TORONTO -- When the Blue Jays need a closer, they call on Jordan Romano.
That’s why when Aaron Judge’s 61st home run ball landed in the home team’s bullpen at Rogers Centre, Romano was the one to deliver it to the Yankees’ side.
Bullpen coach Matt Buschmann was the one to catch the ball that tied Judge with Roger Maris for the American League and Yankees single-season home run record, snaring it on a bounce off the wall in front of the front row of the left-field seats. But amid the commotion, when Yankees pitcher Zack Britton approached the Blue Jays’ relievers to retrieve the prized ball, Romano stepped in to make the drop.
“Anyone would have done it,” said Romano, who watched Judge make history off fellow Blue Jays reliever Tim Mayza in the seventh inning of New York's 8-3 win on Wednesday. “We just didn't want to give it to the wrong person. I'm sure it would have gotten in the right hands. But when it came in, there were probably 15 people back there and they wanted the ball. So when Britton came over, we made sure to give it to him.”
There were no big words other than a quick thank you and a sly, “Let us know if you need anything” from the Yankees’ side. But Romano shrugged it off, despite the fact that the long ball put New York ahead by two runs and pushed the Blue Jays’ chance to clinch a postseason spot to Thursday at the earliest.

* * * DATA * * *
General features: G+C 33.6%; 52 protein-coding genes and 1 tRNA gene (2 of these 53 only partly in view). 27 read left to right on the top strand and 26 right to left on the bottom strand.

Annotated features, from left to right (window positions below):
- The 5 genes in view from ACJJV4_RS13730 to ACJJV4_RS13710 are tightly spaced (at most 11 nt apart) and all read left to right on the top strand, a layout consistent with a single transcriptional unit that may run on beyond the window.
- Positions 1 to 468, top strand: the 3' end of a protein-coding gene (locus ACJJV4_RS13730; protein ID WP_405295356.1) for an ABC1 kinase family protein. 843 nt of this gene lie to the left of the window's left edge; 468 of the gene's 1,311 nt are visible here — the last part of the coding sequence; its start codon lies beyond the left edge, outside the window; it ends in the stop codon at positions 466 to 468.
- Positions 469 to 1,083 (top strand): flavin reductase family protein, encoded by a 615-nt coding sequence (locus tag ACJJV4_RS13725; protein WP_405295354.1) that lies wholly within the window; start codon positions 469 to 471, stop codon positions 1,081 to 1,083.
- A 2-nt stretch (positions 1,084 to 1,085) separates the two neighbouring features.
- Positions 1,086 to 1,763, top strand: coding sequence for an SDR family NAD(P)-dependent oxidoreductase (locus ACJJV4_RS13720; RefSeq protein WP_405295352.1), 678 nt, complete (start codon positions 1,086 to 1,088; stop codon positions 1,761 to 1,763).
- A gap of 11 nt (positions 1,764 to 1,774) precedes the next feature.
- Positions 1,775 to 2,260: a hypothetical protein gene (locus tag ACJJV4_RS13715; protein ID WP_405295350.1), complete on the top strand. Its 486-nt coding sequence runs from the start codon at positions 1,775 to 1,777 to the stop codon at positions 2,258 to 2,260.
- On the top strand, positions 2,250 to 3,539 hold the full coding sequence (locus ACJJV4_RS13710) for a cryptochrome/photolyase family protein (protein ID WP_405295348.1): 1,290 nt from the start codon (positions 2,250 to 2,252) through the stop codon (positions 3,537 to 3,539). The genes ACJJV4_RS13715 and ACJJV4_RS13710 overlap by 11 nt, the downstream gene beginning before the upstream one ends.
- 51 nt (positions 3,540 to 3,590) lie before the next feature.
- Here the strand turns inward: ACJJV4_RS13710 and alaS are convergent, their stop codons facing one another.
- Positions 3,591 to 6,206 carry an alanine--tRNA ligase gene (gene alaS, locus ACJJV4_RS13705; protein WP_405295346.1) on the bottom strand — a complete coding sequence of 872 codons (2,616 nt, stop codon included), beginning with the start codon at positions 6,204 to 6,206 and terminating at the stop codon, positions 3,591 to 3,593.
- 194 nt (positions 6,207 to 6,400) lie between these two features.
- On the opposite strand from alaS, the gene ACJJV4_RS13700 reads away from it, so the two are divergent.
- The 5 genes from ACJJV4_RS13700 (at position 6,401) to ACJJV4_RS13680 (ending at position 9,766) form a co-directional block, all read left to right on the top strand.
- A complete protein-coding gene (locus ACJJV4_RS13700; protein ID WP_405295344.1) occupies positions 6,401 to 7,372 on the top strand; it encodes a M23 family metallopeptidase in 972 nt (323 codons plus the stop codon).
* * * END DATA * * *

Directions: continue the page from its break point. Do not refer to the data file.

“It was definitely the right thing to do,” he said. “They would have done it for us.”
Judge made sure to show his appreciation.
“Class-act move from [Romano], one of the best in the game,” Judge said. “Definitely means a lot. I’ve got to try to find him here and thank him for that, that’s for sure.”
This may have been a best-case scenario for Judge and the Yankees, as a Blue Jays fan in the 100 level missed the fabled catch by inches. Instead, the ball traveled a projected 394 feet as Romano and the rest of Toronto’s relievers intently watched, then landed right between Yimi García -- who was warming up at the time -- and Buschmann.
“I just felt like it would come in the bullpen if it happened,” Romano said. “And it did.”
García, on the other hand, was more preoccupied with making sure he was ready to enter the game. But when that ball dropped right next to him, the righty had to briefly interrupt his routine.
“It landed near me, but I didn’t want it to land near me or far from me, that’s the pure reality of it,” García said, in Spanish. “I didn’t want it to happen. But it did, what can you do?”
As Blue Jays starter Kevin Gausman put it on Monday, whoever gave up that 61st homer would likely become “the answer to a trivia question.” But Mayza, the Blue Jays’ reliable veteran left-hander, didn’t seem too worried about that.
“He put together a pretty good at-bat,” Mayza said. “I probably made the one mistake and he took advantage. Kudos to him and congratulations to him. I just left one too many pitches over the plate to a good hitter.”